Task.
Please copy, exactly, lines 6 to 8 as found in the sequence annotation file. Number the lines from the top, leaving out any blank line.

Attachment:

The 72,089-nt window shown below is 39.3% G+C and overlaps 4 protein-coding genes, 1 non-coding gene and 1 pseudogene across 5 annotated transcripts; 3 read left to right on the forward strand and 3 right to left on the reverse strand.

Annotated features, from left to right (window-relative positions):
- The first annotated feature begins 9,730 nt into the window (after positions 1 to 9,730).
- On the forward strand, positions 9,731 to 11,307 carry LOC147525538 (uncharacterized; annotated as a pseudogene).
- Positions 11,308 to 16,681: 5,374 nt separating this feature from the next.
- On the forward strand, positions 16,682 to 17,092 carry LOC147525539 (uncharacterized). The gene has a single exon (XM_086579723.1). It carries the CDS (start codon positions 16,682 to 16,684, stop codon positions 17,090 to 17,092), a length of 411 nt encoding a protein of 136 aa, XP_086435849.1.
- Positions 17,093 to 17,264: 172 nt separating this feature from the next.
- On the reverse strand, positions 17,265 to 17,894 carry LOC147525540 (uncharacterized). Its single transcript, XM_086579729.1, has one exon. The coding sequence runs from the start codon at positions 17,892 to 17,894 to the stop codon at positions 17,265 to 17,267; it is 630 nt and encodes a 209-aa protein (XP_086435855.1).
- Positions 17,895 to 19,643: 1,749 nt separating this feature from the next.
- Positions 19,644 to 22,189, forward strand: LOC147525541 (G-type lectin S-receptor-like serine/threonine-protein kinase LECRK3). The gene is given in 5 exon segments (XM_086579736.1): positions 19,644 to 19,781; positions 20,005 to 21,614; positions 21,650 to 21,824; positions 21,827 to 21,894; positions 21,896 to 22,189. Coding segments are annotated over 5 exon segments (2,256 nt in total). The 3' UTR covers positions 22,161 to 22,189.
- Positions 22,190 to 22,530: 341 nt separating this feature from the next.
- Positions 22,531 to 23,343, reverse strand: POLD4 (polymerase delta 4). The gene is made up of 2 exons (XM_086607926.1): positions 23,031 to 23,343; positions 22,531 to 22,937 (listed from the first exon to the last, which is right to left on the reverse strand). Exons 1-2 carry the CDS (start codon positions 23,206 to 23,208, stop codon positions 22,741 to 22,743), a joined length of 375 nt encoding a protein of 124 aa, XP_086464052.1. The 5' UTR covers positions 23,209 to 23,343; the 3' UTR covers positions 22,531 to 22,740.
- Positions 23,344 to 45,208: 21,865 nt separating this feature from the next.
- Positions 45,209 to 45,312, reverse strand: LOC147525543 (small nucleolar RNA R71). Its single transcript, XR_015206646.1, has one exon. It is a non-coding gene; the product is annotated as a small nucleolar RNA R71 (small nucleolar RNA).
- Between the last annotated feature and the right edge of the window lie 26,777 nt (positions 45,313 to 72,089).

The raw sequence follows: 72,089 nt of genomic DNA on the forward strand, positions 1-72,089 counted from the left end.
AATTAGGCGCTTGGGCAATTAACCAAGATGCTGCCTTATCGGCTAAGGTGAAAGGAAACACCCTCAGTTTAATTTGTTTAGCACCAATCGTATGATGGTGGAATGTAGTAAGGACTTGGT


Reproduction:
- On the forward strand, positions 16,682 to 17,092 carry LOC147525539 (uncharacterized). The gene has a single exon (XM_086579723.1). It carries the CDS (start codon positions 16,682 to 16,684, stop codon positions 17,090 to 17,092), a length of 411 nt encoding a protein of 136 aa, XP_086435849.1.
- Positions 17,093 to 17,264: 172 nt separating this feature from the next.
- On the reverse strand, positions 17,265 to 17,894 carry LOC147525540 (uncharacterized). Its single transcript, XM_086579729.1, has one exon. The coding sequence runs from the start codon at positions 17,892 to 17,894 to the stop codon at positions 17,265 to 17,267; it is 630 nt and encodes a 209-aa protein (XP_086435855.1).